28/09/2020 - The international community continues to make progress towards strengthening developing countries' ability to effectively tax multinational enterprises, despite the adverse impact of the COVID-19 crisis on domestic resource mobilisation efforts.
Tax Inspectors Without Borders (TIWB), a joint OECD/UNDP initiative launched in July 2015 to strengthen developing countries' auditing capacity and multinationals' compliance worldwide, has gained increased relevance in the COVID-19 era as a practical tool to help developing countries collect all the taxes due from multinational enterprises. To-date, TIWB assistance has delivered more than USD 537 million in additional revenue for developing countries up to June 2020, according to its latest annual report.
The report was presented today by OECD Secretary-General, Angel Gurría, and United Nations Development Programme Administrator, Achim Steiner, during a ministerial panel discussion in the margins of the 75th session of the United Nations General Assembly. The meeting was co-hosted by the Permanent Mission of Finland to the United Nations, the OECD and UNDP.
With programmes across Africa, Asia, Eastern Europe, Latin America and the Caribbean, the TIWB initiative has 80 completed and ongoing programmes in 45 countries and jurisdictions worldwide. An additional 19 programmes have been requested and are in the pipeline. The report notes strong support from a broad range of partners, including regional and international organisations, as well as key donors of official development assistance (ODA). Sixteen countries have deployed their serving tax officials to provide hands-on, learning-by-doing assistance to auditors in developing countries. Among the partner administrations are those engaged in South-South co-operation including India, Kenya, Mexico, Morocco, Nigeria and South Africa.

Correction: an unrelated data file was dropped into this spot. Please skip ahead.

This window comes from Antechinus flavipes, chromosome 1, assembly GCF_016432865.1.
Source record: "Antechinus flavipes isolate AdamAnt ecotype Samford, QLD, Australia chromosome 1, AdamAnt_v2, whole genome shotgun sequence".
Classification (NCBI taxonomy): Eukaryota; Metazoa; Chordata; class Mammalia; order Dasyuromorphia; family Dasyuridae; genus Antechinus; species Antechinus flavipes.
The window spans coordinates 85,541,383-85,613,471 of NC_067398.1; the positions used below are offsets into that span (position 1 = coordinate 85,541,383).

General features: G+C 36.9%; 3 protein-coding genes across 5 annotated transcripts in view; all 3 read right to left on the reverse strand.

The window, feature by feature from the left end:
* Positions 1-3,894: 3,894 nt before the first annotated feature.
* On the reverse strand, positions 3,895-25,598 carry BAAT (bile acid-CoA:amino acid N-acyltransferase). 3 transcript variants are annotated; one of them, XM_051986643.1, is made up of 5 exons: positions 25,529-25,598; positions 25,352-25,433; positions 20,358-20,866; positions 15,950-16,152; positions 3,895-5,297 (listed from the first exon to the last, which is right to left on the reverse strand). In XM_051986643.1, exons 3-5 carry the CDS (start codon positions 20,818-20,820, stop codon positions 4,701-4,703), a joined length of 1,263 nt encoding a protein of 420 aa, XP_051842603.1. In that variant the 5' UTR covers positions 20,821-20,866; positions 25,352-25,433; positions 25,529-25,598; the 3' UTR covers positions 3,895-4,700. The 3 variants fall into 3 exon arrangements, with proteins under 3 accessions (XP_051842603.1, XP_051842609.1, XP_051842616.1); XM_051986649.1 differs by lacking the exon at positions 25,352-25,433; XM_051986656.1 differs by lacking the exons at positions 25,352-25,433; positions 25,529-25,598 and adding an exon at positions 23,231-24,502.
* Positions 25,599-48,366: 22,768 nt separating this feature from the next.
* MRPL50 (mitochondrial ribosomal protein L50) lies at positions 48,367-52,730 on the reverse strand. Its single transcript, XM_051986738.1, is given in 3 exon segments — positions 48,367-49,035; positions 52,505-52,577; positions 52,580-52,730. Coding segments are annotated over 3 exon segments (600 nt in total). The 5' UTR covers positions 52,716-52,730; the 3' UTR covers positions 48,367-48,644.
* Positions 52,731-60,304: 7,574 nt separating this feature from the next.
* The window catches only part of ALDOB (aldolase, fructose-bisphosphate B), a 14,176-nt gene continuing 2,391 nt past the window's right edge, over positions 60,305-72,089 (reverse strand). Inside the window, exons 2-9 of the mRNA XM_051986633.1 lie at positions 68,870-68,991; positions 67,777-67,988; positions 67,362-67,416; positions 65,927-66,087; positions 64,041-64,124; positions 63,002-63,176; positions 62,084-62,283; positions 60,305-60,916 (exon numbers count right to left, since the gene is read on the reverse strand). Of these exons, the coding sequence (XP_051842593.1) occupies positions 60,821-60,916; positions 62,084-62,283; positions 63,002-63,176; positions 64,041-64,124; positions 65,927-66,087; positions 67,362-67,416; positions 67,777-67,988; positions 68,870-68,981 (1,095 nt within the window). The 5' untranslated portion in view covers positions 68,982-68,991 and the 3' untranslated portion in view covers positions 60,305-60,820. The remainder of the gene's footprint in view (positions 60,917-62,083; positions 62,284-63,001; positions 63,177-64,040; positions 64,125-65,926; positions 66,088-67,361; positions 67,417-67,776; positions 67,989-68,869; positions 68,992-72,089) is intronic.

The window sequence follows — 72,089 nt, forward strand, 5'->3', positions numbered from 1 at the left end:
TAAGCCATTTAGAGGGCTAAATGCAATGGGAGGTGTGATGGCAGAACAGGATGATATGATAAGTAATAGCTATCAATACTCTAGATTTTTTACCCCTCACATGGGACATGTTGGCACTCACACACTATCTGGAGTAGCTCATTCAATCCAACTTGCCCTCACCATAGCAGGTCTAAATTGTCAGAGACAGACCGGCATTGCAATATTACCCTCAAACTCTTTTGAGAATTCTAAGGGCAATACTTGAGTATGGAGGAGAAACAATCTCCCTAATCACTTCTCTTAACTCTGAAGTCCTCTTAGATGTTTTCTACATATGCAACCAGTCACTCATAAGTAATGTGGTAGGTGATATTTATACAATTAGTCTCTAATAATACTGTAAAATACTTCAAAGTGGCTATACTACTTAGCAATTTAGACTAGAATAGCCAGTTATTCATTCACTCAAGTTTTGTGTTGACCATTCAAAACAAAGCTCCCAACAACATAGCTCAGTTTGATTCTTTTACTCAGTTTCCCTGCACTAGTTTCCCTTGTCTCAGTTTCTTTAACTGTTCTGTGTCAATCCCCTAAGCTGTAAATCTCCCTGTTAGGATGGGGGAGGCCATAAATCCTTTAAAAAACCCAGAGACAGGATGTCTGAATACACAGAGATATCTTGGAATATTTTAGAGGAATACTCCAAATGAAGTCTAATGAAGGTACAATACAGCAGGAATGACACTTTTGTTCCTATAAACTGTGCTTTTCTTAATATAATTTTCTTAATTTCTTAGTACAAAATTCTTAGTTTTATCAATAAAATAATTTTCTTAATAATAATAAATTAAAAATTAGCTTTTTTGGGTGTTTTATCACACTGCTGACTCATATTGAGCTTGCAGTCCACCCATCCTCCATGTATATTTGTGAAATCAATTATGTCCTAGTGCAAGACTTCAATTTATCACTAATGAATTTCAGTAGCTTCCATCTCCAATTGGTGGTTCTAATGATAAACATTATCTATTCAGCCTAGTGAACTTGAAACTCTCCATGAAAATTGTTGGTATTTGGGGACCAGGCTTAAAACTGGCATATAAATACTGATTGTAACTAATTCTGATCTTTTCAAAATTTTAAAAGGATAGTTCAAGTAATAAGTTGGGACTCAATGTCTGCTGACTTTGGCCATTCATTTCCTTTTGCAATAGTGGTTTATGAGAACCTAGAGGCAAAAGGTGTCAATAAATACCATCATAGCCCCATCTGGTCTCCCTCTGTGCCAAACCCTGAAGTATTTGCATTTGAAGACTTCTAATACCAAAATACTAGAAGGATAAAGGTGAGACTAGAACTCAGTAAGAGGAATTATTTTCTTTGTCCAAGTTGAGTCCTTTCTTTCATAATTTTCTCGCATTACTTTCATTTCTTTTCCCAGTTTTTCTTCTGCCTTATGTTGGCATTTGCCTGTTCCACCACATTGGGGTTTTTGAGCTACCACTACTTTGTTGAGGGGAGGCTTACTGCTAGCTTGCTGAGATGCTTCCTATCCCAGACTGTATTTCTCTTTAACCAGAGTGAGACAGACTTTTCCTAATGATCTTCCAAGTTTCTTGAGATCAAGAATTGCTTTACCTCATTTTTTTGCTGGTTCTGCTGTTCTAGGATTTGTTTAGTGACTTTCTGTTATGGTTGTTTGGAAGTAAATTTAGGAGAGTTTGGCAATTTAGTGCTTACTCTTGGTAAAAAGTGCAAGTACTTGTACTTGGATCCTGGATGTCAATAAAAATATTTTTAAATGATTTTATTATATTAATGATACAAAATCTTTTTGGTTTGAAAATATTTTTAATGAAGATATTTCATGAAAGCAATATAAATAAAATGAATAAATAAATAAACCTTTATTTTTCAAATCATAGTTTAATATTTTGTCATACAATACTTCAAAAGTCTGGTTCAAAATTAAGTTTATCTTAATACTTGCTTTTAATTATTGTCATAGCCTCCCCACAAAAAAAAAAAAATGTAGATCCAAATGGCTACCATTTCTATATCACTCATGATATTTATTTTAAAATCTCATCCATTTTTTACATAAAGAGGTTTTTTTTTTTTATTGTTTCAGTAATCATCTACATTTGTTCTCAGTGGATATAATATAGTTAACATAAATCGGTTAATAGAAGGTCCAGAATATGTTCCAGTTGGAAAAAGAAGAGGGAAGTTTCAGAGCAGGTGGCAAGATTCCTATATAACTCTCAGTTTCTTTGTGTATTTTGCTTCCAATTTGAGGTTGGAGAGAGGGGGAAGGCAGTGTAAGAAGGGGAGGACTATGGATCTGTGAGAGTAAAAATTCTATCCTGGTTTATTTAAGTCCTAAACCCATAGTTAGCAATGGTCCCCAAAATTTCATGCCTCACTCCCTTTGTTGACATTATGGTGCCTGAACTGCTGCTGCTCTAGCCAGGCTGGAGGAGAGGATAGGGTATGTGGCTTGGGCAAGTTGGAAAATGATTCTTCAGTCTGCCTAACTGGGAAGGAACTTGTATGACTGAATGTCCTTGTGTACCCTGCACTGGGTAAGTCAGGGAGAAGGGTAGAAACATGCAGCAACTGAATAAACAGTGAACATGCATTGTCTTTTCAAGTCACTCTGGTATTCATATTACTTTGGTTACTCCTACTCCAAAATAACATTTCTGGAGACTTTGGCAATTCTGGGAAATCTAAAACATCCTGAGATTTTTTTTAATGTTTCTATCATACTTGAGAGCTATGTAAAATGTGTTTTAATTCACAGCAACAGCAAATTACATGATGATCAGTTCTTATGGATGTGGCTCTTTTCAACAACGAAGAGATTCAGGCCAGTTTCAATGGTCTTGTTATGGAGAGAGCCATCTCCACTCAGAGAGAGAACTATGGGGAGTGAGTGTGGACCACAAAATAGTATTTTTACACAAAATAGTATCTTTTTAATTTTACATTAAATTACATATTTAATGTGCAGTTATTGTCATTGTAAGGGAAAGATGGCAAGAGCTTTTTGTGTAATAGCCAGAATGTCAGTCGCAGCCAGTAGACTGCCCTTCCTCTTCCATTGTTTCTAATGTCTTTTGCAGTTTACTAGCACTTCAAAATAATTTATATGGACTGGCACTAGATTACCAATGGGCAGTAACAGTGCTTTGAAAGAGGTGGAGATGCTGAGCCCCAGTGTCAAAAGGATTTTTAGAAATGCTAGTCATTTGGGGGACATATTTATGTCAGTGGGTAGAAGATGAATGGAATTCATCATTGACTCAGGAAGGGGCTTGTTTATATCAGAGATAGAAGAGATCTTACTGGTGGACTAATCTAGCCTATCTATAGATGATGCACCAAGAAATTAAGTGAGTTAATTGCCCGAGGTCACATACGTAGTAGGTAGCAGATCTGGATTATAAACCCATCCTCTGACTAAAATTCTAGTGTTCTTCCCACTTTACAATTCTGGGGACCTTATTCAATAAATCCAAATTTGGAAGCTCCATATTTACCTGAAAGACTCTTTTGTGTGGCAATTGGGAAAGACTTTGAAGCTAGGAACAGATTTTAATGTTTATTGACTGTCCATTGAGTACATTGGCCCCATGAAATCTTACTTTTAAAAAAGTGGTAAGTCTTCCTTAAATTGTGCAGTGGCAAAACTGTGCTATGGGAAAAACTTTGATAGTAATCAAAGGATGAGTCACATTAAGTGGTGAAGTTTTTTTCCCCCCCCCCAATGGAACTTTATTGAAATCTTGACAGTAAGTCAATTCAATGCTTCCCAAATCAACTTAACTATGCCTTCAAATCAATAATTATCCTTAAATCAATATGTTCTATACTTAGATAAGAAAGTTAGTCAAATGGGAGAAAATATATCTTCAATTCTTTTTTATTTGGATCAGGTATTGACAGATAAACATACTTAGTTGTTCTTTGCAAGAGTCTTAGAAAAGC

The success of the current TIWB model has also triggered the expansion of the initiative on tax crime investigations and the use of information exchanged automatically between governments, both of which will help fight Illicit Financial Flows. New programmes will also cover tax treaty negotiations, the extractives and environmental tax issues.
"Despite the constraints that the COVID-19 crisis has imposed, the TIWB initiative remains fully 'open for business' thanks to measures instituted to support experts in continuing to deliver assistance remotely," said OECD Secretary-General Angel Gurría. "Not only are we open, but we are extending the TIWB focus to provide support in other areas of taxation to fight against corruption and promote integrity."
"Tax Inspectors Without Borders is playing a key role in helping developing countries to recover from the pandemic - their new service aims at increasing domestic revenues while supporting the transition to greener, more sustainable economies," said Mr Steiner, UNDP Administrator.
In his address to the meeting, H.E. Ville Skinnari, Finland's Minister for Development Co-operation and Foreign Trade, said "I congratulate UNDP, OECD and the wider UN-system to promote tax justice and domestic resource mobilisation. We have done our homework in Finland, too: In June this year we launched Government of Finland's new Taxation for Development Action Programme."
To lead TIWB into this new phase of expansion, the Former Vice Minister of Finance of Georgia, Ms. Rusudan Kemularia, has been appointed Head of the TIWB Secretariat. Prior to joining the OECD, Ms. Kemularia also worked as a Rector of the Finance Academy, Head of the Legal and Financial Policy Departments, Secretary to the Parliament, and Co-Chair of the Tax Dispute Resolution Counsel from 2008-2019 in Georgia.